Touring Fuller’s pub gardens – until 16 September 2017
The Comedy Of Errors is not only the shortest of Shakespeare’s plays, but also arguably the most humorous. This version, set in the garden of a pub (indeed, it’s toured around many pubs in the Fuller’s chain) is inspired in that, for such a farcical piece, the surroundings lend themselves superbly to comings, goings and en route costume changes.
This production is not only unique due to its setting, but is also punctuated with musical modern twists throughout and it’s fair to say that we audience members were all singing along to “Twins, Twins” long after the ‘curtain’ had closed. Audience interaction and also participation was also the order of the day and kept us all on our toes. The ‘breaks in the story to interact with the crowd did not cause the piece to lose momentum and were all appropriately place.
The Comedy Of Errors revolves around Egeon – A merchant of Syracuse who is trying to avoid execution and has recently fathered twin boys. Simultaneously another pair of twin boys have been born to a poor woman and Egeon purchases them as slaves to his boys. Soon afterwards, the family made a sea voyage, and was hit by a tempest. Egeon lashed himself to the main-mast with one son and one slave, and his wife takes the other two infants. His wife was rescued by one boat, Egeon by another. Egeon never again saw his wife, or the children with her. Recently, his son Antipholus, now grown, and his son’s slave Dromio, left Syracuse on a quest to find their brothers. When Antipholus did not return, Egeon set out in search of him.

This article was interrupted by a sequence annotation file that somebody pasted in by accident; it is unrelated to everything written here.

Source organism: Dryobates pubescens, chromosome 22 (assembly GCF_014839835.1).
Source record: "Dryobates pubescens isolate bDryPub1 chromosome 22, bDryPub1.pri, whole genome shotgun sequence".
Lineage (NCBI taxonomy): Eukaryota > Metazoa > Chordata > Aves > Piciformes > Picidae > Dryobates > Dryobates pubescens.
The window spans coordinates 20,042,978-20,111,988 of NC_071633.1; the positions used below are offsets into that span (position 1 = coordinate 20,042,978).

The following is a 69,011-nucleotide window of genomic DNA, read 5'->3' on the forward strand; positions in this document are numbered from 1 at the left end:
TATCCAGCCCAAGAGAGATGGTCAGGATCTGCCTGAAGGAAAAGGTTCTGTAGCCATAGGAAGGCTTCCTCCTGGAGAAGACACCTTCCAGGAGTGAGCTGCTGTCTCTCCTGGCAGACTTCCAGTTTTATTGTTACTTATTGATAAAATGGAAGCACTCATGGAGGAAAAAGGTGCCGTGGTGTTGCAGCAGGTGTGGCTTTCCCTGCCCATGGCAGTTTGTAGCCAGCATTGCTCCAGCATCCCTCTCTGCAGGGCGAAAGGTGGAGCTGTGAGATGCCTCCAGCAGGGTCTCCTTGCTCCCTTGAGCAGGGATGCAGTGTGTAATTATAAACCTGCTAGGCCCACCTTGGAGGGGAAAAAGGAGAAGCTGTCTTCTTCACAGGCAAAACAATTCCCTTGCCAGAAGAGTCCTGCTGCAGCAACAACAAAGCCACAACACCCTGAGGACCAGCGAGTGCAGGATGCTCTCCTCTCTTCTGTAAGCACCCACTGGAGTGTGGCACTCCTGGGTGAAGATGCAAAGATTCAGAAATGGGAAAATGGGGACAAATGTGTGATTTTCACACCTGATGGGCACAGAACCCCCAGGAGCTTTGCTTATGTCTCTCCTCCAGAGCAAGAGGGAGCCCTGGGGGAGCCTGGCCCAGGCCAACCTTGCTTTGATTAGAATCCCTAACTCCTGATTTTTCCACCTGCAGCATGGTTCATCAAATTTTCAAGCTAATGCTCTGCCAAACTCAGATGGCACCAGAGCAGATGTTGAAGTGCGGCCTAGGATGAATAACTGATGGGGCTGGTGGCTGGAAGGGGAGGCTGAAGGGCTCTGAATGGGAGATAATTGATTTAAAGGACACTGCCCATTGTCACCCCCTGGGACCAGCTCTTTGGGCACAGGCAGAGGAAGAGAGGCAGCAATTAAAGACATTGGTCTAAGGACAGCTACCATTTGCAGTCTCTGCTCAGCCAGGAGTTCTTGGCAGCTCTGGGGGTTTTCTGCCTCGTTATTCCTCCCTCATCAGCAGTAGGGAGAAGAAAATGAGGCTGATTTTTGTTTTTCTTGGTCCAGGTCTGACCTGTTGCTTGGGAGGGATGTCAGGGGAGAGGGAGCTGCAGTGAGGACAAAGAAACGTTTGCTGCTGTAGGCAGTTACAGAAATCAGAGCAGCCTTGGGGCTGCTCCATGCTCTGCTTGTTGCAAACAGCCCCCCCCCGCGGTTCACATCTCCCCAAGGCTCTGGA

Antipholus of Ephesus and Antipholus of Syracuse and Dromio of Ephesus and Dromio of Syracuse are soon in the midst of chaos as, Adriana – wife of Antipholus of Ephesus meets with Antipholus of Syracuse and mistakes him for her husband. Easily done when they’re identical twins! The twins are also mixed up by Angelo, a goldsmith and various other characters who cross their paths.
It’s a fast paced, punchy play and the six strong cast under the direction of Nicky Diss more than do it justice. Thomas Judd as Antipholus of Ephesus and other characters is a forceful and steely presence yet with excellent comic timing. Equally, Chris Whotton brings humour, mirth and gives a strong performance as Antipholus of Syracuse and other characters. Jo Wickham is exceptional as Adriana with perfect clear diction, facial expressions which communicate a great deal more than the script does at times and she’s a force to be reckoned with. Vicky Gaskin and Emma Longthorne give fantastically slapstick performances as their respective Dromios and are also notable in the other characters that they take on. Jennifer Healy is remarkable in her various roles of Adriana’s sister, Luciana, she also breathes new life into the role of the Duke of Ephesus, but amongst all of the roles that Healy makes her own, it’s Angelo the Goldsmith whom I felt she characterised brilliantly. Every part that she plays is so markedly different form the other that it could almost be easy to forget that it’s the same actress multi-tasking!
I can’t wait to see more from We Are Open Bar, they have produced my favourite incarnation of a Shakespeare play this year, so far – and I’ve seen a few! Go and see this while you can and enjoy the two intervals and the food on offer too!